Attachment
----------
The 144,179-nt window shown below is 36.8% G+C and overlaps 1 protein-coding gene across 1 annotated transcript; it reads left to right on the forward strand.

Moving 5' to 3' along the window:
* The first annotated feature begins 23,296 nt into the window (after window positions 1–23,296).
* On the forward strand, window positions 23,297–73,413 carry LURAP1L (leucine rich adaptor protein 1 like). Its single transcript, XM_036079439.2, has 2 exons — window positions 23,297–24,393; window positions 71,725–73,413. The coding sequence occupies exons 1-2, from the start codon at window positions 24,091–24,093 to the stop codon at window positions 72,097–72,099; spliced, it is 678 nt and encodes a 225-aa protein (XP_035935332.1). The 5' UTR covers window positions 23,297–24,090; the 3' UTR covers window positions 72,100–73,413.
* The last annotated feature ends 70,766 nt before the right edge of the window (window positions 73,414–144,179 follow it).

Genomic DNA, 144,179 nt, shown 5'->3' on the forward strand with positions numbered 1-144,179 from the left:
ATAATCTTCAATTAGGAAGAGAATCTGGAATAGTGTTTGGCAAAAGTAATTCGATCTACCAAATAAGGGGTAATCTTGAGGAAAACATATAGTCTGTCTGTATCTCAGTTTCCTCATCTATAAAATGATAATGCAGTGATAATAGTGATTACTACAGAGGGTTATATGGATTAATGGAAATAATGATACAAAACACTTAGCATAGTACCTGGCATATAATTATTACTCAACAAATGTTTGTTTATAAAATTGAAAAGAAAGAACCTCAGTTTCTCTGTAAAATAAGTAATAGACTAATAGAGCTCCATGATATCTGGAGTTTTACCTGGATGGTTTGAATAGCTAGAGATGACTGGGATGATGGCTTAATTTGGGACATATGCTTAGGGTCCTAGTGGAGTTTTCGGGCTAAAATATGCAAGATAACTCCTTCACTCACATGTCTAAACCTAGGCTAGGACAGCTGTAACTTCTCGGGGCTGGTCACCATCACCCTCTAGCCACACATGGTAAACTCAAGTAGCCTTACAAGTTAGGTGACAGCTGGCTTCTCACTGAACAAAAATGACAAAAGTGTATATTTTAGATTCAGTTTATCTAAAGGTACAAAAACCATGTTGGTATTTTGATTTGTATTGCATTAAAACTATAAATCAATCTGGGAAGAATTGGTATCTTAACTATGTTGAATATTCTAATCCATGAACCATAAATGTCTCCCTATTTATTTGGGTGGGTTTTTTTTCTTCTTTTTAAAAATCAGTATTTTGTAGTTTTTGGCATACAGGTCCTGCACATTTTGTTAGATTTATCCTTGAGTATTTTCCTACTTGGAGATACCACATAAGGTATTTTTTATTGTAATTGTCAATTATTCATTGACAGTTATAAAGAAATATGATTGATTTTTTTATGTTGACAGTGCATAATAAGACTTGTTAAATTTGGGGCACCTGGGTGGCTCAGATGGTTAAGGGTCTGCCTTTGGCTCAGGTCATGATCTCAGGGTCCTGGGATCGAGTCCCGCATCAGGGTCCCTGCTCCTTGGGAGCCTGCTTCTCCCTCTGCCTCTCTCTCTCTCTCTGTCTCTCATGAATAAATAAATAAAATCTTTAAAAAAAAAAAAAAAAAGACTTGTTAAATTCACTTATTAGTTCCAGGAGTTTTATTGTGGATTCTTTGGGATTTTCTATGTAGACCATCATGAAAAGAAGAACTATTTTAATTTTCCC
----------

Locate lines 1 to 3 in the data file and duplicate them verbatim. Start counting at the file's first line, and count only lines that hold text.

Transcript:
The 144,179-nt window shown below is 36.8% G+C and overlaps 1 protein-coding gene across 1 annotated transcript; it reads left to right on the forward strand.

Moving 5' to 3' along the window:
* The first annotated feature begins 23,296 nt into the window (after window positions 1–23,296).